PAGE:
Pensioners should beware unexpected tax liability or risk fines - Ros Altmann

Worrying figures suggest cost-of-living rises and frozen tax thresholds will drag millions more pensioners into the tax net.

In 2010, some 4.5million pensioners were liable for tax. Many were still working or had generous private pensions. The subsequent rises in State Pension are welcome but, coupled with the frozen personal tax threshold since 2021/22, this means more risk of tax liability for pensioners, especially as the previous higher tax threshold for pensioners was removed in 2013.

HMRC estimates 8.5million pensioners were liable for tax last year, and the 8.5 per cent State Pension rise from April 2024 is likely to increase the numbers of pensioner taxpayers to over nine million – more than doubling since 2010.

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The full new state pension – at £11,502 for 2024/25 – has now reached 92 per cent of the £12,570 personal tax threshold. The full old Basic State Pension is rising to £8,814 a year which is 70 per cent of the personal tax threshold, but millions of older pensioners also accrued additional State Pensions – to add to the Basic State Pension, so just a small amount of extra income either from other pensions or savings, will tip more into tax liabilities.

Ros Altmann. Picture: Jonathan Brady/PA Wire.Ros Altmann. Picture: Jonathan Brady/PA Wire.
Ros Altmann. Picture: Jonathan Brady/PA Wire.

However, many may have no idea they need to pay tax at all, especially if they have never been liable before.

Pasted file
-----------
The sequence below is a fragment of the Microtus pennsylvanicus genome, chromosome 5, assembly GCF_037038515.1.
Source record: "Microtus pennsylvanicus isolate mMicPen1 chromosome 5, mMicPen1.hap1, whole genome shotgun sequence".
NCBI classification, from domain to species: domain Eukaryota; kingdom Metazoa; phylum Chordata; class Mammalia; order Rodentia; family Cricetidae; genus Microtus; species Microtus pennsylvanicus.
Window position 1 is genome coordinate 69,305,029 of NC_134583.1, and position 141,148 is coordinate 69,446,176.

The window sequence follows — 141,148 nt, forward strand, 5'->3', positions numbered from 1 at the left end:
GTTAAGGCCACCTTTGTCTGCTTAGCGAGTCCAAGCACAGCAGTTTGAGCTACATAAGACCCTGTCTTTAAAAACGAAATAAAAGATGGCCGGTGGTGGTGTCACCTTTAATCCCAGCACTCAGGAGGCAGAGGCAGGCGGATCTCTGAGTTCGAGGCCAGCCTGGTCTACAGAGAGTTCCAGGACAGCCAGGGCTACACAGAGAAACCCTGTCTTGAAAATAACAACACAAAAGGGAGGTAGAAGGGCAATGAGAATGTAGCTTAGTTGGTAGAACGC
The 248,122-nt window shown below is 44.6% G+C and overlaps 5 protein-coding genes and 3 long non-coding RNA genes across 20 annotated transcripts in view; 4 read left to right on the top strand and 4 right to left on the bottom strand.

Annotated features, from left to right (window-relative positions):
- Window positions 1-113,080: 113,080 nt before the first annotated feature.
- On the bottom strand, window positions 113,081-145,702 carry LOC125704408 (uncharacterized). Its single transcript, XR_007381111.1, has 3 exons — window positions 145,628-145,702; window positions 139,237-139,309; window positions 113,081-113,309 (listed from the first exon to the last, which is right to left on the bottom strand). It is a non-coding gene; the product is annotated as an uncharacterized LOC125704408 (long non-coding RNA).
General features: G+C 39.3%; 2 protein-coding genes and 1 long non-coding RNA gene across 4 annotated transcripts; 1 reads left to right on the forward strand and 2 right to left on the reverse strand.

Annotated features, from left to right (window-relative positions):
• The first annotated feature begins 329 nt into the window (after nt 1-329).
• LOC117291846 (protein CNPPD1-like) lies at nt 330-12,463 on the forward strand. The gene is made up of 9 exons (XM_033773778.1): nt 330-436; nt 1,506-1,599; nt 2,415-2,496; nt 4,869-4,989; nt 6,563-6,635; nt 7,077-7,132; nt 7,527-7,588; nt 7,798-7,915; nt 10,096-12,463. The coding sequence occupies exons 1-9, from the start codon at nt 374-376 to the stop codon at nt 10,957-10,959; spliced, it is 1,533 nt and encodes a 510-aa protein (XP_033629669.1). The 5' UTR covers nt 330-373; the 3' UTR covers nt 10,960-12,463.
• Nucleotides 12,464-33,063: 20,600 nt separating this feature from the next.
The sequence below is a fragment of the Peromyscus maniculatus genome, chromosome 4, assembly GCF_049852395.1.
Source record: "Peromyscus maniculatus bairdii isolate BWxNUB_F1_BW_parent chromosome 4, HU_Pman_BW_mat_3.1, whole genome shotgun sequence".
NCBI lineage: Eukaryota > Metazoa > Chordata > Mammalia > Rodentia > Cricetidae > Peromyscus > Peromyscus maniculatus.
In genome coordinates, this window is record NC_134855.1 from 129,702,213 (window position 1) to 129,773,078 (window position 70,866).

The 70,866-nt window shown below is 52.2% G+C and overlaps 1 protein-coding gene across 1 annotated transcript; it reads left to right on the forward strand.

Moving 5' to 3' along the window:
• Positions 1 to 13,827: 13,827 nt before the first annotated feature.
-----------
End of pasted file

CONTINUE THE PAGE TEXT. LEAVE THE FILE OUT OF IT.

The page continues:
Most of those tipped into tax will be poorer pensioners with little more than their state pension to live on. Most of them will be totally unaware of any liability and will probably never have filled in a tax return in their life. They are then at risk of being hit with fines and penalties for not paying a tiny amount of tax that they didn't even know about.

Pensioners who are married or in civil partnership, who give part of their personal allowance to their partner by using the ‘marriage allowance’ will have an even lower personal allowance of just £11,310, rather than £12,570. They are already at risk of being liable for small amounts of tax without knowing.

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What can be done? There are actions the Government could take to help alleviate the distress being caused to many pensioners who are already receiving penalty notices after failing to file a tax return they never knew was due.

Firstly, it could raise the personal tax threshold in line with inflation: obviously, an increase in the personal tax threshold, which was frozen in 2021/22 and is not due to rise again till after 2025/26, would alleviate some of the pressure, especially as inflation has been so high in the past couple of years.

Secondly, warn pensioners clearly when they receive their State Pension that they need to check their tax position: DWP should send out clear notification to everyone receiving State Pension notification letters, warning them that they should check their tax position and DWP/HMRC should consider national advertising and a media campaign. HMRC should also ensure that it has sufficient capacity in its helplines to cope with queries from worried pensioners who will not know what to do about paying the tax.

And thirdly, there needs to be proper liaison between HMRC and the DWP. Pensioners could receive notification of the expected tax liability they may face.

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The tax system is already far too complicated. Careful reform could alleviate some of the social problems, either by better liaison between HMRC and other Government Departments but also by ensuring that people can pay any tax due easily and that they know what their responsibilities will be. Currently, this is not happening.

Baroness Ros Altmann is a British life peer and former pensions minister.

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